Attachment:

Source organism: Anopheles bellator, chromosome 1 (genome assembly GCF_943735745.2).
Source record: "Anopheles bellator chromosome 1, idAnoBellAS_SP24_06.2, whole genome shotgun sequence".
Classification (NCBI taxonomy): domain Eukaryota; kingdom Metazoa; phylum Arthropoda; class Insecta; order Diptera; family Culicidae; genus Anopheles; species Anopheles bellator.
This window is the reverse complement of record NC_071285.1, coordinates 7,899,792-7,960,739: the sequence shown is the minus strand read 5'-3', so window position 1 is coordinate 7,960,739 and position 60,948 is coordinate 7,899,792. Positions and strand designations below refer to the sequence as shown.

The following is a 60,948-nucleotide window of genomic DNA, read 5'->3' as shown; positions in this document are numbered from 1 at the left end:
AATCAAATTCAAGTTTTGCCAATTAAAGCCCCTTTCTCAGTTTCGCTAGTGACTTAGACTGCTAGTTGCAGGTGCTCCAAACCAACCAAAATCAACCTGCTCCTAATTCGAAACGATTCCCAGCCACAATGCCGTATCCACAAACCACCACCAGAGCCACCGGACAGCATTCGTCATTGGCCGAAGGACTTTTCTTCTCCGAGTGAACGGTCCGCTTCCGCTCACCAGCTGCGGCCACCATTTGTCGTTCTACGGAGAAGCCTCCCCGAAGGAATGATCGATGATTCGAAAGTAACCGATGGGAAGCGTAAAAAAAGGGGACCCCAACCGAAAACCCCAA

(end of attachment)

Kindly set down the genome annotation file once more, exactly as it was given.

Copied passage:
Source organism: Anopheles bellator, chromosome 1 (genome assembly GCF_943735745.2).
Source record: "Anopheles bellator chromosome 1, idAnoBellAS_SP24_06.2, whole genome shotgun sequence".
Classification (NCBI taxonomy): domain Eukaryota; kingdom Metazoa; phylum Arthropoda; class Insecta; order Diptera; family Culicidae; genus Anopheles; species Anopheles bellator.
This window is the reverse complement of record NC_071285.1, coordinates 7,899,792-7,960,739: the sequence shown is the minus strand read 5'-3', so window position 1 is coordinate 7,960,739 and position 60,948 is coordinate 7,899,792. Positions and strand designations below refer to the sequence as shown.

The following is a 60,948-nucleotide window of genomic DNA, read 5'->3' as shown; positions in this document are numbered from 1 at the left end:
AATCAAATTCAAGTTTTGCCAATTAAAGCCCCTTTCTCAGTTTCGCTAGTGACTTAGACTGCTAGTTGCAGGTGCTCCAAACCAACCAAAATCAACCTGCTCCTAATTCGAAACGATTCCCAGCCACAATGCCGTATCCACAAACCACCACCAGAGCCACCGGACAGCATTCGTCATTGGCCGAAGGACTTTTCTTCTCCGAGTGAACGGTCCGCTTCCGCTCACCAGCTGCGGCCACCATTTGTCGTTCTACGGAGAAGCCTCCCCGAAGGAATGATCGATGATTCGAAAGTAACCGATGGGAAGCGTAAAAAAAGGGGACCCCAACCGAAAACCCCAA